Let’s take the national anthem literally, and the songwriter at his word

And where is that band who so vauntingly swore,
That the havoc of war and the battle’s confusion
A home and a Country should leave us no more?
Their blood has wash’d out their foul footstep’s pollution.
No refuge could save the hireling and slave
From the terror of flight or the gloom of the grave,
And the star-spangled banner in triumph doth wave
O’er the land of the free and the home of the brave.

The War of 1812 was caused, among other things, by Great Britain’s attempt to restrict U.S. trade and America’s desire to expand its northern territory by annexing Canada. By 1810, more than 15 percent of the U.S. population was enslaved, and British forces recruited escaped slaves to fight for the slaves’ freedom against the American militia. This unit, referred to as the Colonial Marines, was part of the British forces that overran Washington, D.C., in 1814 and set fire to the White House.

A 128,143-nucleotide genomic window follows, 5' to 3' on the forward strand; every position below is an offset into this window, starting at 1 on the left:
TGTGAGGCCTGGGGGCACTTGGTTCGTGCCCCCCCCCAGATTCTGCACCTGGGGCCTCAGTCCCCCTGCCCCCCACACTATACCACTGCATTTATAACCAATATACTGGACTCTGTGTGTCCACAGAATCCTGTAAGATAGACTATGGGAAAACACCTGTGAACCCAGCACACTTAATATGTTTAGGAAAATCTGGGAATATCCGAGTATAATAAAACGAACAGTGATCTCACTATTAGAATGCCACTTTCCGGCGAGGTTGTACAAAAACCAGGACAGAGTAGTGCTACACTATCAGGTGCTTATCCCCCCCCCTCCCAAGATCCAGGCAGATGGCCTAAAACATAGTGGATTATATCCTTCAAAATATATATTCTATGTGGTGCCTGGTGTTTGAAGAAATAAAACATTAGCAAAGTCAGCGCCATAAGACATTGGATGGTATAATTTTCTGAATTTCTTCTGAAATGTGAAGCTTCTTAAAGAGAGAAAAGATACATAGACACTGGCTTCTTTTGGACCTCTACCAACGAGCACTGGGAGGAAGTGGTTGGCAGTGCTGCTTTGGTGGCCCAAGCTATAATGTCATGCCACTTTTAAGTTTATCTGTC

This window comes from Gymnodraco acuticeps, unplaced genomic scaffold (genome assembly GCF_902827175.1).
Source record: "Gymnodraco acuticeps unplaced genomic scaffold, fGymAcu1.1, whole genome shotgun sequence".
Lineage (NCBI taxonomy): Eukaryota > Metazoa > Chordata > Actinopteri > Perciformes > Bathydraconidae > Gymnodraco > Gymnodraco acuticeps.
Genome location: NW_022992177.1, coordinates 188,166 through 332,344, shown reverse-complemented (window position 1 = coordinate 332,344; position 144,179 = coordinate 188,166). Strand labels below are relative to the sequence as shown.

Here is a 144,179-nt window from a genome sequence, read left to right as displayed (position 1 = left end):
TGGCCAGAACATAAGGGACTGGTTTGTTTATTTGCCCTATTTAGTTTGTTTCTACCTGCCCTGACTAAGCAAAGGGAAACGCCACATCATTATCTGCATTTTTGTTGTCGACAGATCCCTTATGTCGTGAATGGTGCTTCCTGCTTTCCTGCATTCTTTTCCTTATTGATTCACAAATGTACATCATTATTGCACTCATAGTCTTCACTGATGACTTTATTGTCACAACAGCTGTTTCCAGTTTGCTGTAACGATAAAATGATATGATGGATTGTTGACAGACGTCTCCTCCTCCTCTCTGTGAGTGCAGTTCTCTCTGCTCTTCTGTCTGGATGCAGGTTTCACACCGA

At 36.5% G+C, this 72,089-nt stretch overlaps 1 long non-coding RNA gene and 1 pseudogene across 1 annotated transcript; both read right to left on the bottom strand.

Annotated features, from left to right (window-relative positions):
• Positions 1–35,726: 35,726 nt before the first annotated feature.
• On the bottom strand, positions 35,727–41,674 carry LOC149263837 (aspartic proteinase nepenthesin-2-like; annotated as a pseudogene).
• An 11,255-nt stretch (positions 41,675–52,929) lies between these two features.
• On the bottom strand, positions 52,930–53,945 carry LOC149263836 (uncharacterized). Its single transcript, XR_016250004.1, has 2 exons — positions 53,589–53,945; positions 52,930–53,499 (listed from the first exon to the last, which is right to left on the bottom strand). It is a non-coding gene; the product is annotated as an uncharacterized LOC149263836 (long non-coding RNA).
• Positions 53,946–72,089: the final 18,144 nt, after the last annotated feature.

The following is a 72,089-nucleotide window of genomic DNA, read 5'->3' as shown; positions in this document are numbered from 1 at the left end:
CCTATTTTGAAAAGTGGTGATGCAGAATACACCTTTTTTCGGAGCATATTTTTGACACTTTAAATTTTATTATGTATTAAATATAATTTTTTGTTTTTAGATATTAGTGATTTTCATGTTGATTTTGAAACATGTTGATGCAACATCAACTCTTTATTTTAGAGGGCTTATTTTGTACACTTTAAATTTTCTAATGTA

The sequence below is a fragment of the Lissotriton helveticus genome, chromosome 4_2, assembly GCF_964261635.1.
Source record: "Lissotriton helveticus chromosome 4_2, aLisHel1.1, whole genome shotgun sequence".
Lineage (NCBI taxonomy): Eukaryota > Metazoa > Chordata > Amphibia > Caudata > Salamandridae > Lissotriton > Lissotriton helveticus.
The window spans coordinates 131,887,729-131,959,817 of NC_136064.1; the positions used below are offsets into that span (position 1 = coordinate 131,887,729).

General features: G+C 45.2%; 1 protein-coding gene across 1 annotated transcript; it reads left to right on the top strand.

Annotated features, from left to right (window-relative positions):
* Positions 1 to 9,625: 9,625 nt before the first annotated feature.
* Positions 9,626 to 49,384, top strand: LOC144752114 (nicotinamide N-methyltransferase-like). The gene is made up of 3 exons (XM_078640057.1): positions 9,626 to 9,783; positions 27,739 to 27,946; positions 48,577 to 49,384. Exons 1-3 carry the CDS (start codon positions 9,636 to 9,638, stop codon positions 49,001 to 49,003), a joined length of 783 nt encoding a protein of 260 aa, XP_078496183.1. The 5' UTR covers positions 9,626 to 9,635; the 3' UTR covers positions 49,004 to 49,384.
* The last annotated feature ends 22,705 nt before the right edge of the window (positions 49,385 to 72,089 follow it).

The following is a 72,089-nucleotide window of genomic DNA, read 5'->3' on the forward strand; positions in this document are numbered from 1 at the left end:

So when Key references the “foul footstep’s” of the “hireling and slave” who “no refuge could save” from “the gloom of the grave” in the third verse, he’s referring to the killing of Colonial Marines. As noted by The Root political editor Jason Johnson, “The Star-Spangled Banner is as much a patriotic song as it is a diss track to black people who had the audacity to fight for their freedom.”

Following the War of 1812, the Treaty of Ghent was signed, with the United States ordering the return of “such slaves as may be in your control, belonging to any inhabitant or citizen of the United States.” The British refused.

via The Undefeated Let’s take the national anthem literally, and the songwriter at his word